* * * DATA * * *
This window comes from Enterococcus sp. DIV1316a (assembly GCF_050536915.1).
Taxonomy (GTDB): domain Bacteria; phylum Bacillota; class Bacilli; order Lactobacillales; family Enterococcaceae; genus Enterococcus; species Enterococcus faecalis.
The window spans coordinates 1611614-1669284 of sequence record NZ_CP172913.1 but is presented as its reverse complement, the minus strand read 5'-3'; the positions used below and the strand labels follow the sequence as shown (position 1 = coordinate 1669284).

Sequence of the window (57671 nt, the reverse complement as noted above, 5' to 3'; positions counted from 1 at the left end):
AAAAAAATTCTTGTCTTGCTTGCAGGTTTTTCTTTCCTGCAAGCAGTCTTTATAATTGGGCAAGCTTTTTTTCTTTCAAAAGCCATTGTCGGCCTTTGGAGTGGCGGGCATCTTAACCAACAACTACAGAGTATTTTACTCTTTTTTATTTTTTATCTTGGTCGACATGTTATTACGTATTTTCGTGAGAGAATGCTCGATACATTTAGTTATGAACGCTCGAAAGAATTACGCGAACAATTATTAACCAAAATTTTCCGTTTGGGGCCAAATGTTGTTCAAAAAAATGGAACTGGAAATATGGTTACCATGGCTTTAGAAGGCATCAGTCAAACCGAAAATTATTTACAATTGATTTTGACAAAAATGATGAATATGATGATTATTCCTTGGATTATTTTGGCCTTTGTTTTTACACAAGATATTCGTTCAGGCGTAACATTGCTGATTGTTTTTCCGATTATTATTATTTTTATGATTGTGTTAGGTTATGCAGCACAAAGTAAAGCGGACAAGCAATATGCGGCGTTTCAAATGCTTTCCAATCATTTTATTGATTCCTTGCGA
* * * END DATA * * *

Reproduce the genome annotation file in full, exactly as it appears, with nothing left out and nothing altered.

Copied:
This window comes from Enterococcus sp. DIV1316a (assembly GCF_050536915.1).
Taxonomy (GTDB): domain Bacteria; phylum Bacillota; class Bacilli; order Lactobacillales; family Enterococcaceae; genus Enterococcus; species Enterococcus faecalis.
The window spans coordinates 1611614-1669284 of sequence record NZ_CP172913.1 but is presented as its reverse complement, the minus strand read 5'-3'; the positions used below and the strand labels follow the sequence as shown (position 1 = coordinate 1669284).

Sequence of the window (57671 nt, the reverse complement as noted above, 5' to 3'; positions counted from 1 at the left end):
AAAAAAATTCTTGTCTTGCTTGCAGGTTTTTCTTTCCTGCAAGCAGTCTTTATAATTGGGCAAGCTTTTTTTCTTTCAAAAGCCATTGTCGGCCTTTGGAGTGGCGGGCATCTTAACCAACAACTACAGAGTATTTTACTCTTTTTTATTTTTTATCTTGGTCGACATGTTATTACGTATTTTCGTGAGAGAATGCTCGATACATTTAGTTATGAACGCTCGAAAGAATTACGCGAACAATTATTAACCAAAATTTTCCGTTTGGGGCCAAATGTTGTTCAAAAAAATGGAACTGGAAATATGGTTACCATGGCTTTAGAAGGCATCAGTCAAACCGAAAATTATTTACAATTGATTTTGACAAAAATGATGAATATGATGATTATTCCTTGGATTATTTTGGCCTTTGTTTTTACACAAGATATTCGTTCAGGCGTAACATTGCTGATTGTTTTTCCGATTATTATTATTTTTATGATTGTGTTAGGTTATGCAGCACAAAGTAAAGCGGACAAGCAATATGCGGCGTTTCAAATGCTTTCCAATCATTTTATTGATTCCTTGCGA